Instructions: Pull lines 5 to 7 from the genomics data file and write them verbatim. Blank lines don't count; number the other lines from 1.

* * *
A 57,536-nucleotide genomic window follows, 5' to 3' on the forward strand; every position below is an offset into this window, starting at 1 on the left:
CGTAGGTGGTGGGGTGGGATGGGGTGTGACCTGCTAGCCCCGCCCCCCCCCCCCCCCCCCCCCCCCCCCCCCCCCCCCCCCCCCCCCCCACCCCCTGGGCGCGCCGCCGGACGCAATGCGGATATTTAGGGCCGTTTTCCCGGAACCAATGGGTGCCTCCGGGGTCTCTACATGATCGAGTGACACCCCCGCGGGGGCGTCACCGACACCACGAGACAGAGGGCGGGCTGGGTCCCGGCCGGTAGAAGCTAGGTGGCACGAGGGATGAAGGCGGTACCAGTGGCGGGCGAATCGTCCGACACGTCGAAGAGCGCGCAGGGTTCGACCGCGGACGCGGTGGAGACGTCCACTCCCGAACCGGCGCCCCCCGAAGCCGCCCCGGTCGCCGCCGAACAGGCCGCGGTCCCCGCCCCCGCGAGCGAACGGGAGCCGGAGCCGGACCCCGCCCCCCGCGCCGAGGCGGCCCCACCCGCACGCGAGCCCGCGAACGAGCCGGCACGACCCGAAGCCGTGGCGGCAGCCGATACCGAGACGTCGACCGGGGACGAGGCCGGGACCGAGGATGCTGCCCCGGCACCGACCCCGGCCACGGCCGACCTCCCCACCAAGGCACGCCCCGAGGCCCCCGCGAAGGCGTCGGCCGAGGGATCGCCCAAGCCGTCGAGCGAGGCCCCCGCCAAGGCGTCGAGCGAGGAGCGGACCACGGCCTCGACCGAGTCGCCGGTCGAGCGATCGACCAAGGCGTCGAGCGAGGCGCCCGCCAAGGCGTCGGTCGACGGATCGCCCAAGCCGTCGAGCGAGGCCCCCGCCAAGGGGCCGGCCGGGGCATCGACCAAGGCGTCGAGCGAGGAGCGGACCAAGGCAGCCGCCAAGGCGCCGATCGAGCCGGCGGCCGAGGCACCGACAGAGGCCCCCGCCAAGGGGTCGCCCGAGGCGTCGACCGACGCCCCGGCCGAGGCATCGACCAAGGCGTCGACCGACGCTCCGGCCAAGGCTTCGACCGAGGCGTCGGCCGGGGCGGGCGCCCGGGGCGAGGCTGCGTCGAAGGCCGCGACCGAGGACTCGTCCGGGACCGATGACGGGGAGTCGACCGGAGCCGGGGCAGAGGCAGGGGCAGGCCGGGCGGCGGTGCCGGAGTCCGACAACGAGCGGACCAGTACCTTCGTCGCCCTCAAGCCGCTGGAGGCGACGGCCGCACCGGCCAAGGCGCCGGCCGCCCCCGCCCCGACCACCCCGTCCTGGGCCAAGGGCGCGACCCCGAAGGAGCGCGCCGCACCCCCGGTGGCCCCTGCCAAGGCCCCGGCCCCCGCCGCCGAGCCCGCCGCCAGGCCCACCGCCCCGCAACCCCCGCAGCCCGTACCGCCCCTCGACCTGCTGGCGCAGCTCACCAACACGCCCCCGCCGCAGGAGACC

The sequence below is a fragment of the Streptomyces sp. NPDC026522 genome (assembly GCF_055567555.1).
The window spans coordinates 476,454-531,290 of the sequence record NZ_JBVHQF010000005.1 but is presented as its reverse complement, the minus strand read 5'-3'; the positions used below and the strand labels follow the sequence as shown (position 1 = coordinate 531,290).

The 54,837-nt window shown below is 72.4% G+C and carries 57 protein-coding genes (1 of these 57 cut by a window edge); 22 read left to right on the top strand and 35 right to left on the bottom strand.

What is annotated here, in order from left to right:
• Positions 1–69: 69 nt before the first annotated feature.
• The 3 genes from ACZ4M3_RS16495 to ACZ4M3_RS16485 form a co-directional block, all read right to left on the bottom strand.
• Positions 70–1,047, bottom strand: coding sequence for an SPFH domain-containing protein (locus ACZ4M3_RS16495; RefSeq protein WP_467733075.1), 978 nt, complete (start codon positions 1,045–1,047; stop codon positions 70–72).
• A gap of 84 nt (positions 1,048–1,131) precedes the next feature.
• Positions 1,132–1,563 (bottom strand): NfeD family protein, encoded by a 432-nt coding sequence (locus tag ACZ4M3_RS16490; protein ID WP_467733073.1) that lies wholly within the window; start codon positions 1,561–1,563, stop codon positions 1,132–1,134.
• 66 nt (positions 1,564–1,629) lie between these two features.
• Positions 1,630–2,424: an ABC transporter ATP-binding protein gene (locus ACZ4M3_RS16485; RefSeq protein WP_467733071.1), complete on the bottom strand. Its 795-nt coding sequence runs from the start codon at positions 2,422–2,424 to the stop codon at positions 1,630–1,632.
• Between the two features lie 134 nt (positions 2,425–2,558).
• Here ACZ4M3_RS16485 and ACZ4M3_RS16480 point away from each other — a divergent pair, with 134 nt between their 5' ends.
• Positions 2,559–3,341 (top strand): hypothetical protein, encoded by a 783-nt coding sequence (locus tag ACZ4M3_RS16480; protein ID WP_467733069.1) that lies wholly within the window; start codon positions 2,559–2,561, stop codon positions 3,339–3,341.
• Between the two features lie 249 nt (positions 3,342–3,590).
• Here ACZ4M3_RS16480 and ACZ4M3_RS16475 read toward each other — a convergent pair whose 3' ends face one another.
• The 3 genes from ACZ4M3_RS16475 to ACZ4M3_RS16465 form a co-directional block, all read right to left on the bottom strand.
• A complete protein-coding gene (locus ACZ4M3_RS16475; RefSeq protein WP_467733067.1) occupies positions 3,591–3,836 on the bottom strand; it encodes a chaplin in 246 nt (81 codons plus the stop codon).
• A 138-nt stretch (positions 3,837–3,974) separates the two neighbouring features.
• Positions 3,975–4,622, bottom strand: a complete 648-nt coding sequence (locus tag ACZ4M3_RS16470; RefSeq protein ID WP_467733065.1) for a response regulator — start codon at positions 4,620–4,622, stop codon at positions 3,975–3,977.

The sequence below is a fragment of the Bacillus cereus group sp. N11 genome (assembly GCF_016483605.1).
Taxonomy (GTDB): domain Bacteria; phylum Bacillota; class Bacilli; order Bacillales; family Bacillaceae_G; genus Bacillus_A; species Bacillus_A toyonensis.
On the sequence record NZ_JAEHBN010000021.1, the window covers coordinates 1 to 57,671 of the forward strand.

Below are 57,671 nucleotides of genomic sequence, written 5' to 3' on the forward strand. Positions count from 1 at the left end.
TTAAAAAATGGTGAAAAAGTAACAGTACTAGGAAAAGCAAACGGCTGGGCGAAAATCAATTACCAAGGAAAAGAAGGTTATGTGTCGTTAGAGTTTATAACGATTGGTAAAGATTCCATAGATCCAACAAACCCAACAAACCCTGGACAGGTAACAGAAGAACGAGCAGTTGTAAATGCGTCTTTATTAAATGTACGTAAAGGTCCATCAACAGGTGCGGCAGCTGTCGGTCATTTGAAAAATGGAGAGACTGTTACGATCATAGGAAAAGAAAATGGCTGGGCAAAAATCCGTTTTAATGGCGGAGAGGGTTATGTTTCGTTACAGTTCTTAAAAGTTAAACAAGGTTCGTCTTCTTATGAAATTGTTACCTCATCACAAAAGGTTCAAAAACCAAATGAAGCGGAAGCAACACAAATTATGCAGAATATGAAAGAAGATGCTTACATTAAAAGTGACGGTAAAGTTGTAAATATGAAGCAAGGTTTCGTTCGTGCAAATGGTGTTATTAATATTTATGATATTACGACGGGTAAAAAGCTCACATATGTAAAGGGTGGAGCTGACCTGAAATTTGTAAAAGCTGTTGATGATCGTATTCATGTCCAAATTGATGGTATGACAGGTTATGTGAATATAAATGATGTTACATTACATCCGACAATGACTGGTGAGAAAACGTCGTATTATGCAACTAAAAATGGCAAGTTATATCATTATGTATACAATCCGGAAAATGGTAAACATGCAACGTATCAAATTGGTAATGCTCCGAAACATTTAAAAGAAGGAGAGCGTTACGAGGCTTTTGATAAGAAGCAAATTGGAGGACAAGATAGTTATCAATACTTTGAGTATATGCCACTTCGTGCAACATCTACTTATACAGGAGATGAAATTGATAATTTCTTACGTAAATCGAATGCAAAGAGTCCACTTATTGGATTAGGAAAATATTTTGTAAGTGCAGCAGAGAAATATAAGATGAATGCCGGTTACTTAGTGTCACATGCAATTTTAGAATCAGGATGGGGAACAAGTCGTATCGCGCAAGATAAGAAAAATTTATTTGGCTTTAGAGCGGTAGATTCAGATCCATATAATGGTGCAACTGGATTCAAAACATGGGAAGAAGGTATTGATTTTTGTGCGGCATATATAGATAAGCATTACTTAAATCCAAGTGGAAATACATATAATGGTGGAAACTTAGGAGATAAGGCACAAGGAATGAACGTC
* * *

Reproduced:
The 54,837-nt window shown below is 72.4% G+C and carries 57 protein-coding genes (1 of these 57 cut by a window edge); 22 read left to right on the top strand and 35 right to left on the bottom strand.

What is annotated here, in order from left to right:
• Positions 1–69: 69 nt before the first annotated feature.